Danshari: the art of decluttering and discarding.

I’ll bet you didn’t know that even taking out the trash is an art. Look out. I’m on my way to a bright and shining new world.

Inspired by the clean sweep of the House in D.C. and our own clutter in Augusta, I have started this new year by filling trash boxes with magazine and book collections, bookmarks, political lawn posters and buttons, and excess underwear.

This all started with the books of Japanese masters of the art of danshari that include Marie Kondo’s “The Life Changing Magic of Tidying up” and Fumio Sasaki’s “Goodbye, Things,” Christmas gifts from concerned daughters who saw that I was drowning in clutter, most of which they left with us when they went to college.

First, I started by removing all memorabilia from the fridge doors: So long “Hillary for President” magnet, various info cards and appointment notices, and picture Christmas cards from families that have been on there so long the tiny children are in college. Clutter.

I actually made a move earlier this year by giving four hundred books to a charity group and dozens of coats and jackets to the homeless shelter, and throwing out a storage box collection of 35 years of hard copies of my columns.


Could this be the rebirth of life in my final years? Can an old dog really learn new tricks? I’m not sure. I think I just needed something to occupy me until the impeachment begins.

I start each day by first making my bed and follow up with a list of objectives to accomplish.

This morning, I took a deep breath, hitched up my big boy pants, and set out on the road to total danshari.

Then I hit a roadblock — not a glance or brush-up, a totally unexpected head-on roadblock.

I opened a drawer in this built-in breakfront in the den that I hadn’t opened since Jimmy Carter was president.

There before me lay a cache of familiar objects I had completely forgotten about, a collection of accoutrements of the passing of some dearly departed, stuff my totally irreverent brother Jug always called “jewelry for the dead.”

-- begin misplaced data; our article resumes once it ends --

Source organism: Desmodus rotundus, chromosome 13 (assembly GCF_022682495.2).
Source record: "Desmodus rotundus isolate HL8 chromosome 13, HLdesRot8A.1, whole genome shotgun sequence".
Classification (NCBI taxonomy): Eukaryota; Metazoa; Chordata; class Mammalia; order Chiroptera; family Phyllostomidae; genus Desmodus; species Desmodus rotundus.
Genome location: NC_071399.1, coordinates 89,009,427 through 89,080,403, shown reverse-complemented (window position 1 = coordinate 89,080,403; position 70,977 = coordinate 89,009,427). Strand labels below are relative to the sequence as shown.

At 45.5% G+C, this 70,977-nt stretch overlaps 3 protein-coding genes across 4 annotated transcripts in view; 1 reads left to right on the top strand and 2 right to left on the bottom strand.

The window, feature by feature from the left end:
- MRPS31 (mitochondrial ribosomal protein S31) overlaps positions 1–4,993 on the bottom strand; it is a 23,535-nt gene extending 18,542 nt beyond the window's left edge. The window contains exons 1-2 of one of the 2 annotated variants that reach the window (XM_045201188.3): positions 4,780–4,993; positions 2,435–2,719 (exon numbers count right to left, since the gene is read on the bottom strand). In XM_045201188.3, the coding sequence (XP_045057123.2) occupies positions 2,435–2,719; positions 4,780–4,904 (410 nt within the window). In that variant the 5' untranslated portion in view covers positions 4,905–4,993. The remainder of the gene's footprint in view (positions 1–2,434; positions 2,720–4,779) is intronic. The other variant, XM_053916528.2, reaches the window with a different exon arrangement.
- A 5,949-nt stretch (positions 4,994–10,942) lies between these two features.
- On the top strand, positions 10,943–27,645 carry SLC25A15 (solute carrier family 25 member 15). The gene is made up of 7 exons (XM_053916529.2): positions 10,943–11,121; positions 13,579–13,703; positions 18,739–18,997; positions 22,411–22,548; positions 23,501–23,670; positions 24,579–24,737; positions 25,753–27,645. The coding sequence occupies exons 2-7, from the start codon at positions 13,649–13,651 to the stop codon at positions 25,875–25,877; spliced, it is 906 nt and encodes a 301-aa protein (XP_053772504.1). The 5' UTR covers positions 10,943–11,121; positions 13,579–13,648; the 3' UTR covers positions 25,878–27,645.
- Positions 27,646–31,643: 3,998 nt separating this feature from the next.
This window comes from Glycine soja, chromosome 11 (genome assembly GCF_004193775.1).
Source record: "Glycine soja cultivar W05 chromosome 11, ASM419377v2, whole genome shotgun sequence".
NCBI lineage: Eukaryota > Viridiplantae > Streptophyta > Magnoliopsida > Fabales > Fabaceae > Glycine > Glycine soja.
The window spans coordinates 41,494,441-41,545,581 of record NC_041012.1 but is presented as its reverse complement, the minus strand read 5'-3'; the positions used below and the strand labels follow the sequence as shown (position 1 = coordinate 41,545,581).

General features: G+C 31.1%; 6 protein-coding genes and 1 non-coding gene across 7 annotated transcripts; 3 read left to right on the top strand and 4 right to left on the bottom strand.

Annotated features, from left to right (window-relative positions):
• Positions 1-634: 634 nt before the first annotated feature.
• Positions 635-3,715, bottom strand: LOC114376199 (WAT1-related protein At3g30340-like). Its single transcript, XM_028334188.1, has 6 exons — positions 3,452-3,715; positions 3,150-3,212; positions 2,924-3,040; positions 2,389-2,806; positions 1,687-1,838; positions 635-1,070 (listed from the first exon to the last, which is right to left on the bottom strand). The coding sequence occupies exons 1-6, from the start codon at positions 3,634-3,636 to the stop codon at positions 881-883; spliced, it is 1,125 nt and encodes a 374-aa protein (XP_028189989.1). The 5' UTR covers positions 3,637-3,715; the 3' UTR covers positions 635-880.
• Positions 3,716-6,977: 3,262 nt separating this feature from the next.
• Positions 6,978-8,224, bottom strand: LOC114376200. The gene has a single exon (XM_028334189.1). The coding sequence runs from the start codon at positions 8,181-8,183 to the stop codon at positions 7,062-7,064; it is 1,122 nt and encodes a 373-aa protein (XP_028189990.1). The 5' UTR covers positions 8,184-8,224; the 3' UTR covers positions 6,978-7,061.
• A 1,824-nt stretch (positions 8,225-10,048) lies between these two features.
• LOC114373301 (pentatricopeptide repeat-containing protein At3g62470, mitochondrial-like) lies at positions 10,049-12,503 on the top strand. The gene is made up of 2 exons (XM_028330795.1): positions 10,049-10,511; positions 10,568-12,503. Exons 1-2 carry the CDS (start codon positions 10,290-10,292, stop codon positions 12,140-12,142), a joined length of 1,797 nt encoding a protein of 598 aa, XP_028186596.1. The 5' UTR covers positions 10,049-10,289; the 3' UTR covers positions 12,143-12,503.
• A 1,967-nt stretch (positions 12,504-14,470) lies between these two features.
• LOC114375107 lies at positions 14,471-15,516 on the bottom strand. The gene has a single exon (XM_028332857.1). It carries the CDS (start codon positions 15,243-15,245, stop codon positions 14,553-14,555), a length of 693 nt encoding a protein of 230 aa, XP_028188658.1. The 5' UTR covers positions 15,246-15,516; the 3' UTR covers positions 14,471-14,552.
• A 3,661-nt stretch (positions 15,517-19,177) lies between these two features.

This is a Catholic thing. If you’re a Jew or Muslim, you may be confused, so there may be nothing here for you to read.

As a Catholic, preferably an octogenarian pre-Vatican II Catholic, you may well have accumulated many of these sad pieces. They’re in that drawer in the old desk in the basement or in a box on the top shelf of the closet. You know the one.

Like mine, it probably resembles a display in the gift shop at the Vatican.

Between the two of us, She and I have, over the years, collected eight coffin crucifixes, a box full of the pieces of five broken rosaries and a deck of prayer cards.

These are the sacred items that are, in some families, placed on the coffins of the departed at a wake. They are then given to the family of the departed. No one knows who started this tradition, but I suspect it was probably an Irish thing.

How I came to have these items is a mystery. I have in the past offered them to my brothers and sisters while they were still with us. Among the answers were, “You’re kidding,” “No thanks,” “I’m Jewish now,” and “Who is this again?”


So now I find myself impaled on the horns of a dilemma. I’m not surprised that the situation is not covered in either Kondo’s book or Sasaki’s.

Do I finally dispose of these things, as in throw them out? Like in the trash? At the curb? In the rain? Dirty snow? Headed for a landfill?

A garage sale is out of the question. What if a couple of nuns come up the driveway?

“It’s a dollar, Sister — no, not 50 cents; a dollar.”

There’s more. In the attic I found a statue of the Blessed Mother with a broken nose and another with a missing arm. Where did I get this stuff?

Oh oh! Breaking News at noon. I’ll think about it tomorrow. But what now? I make the sign of the cross and close the drawer.

J.P Devine is a Waterville writer.

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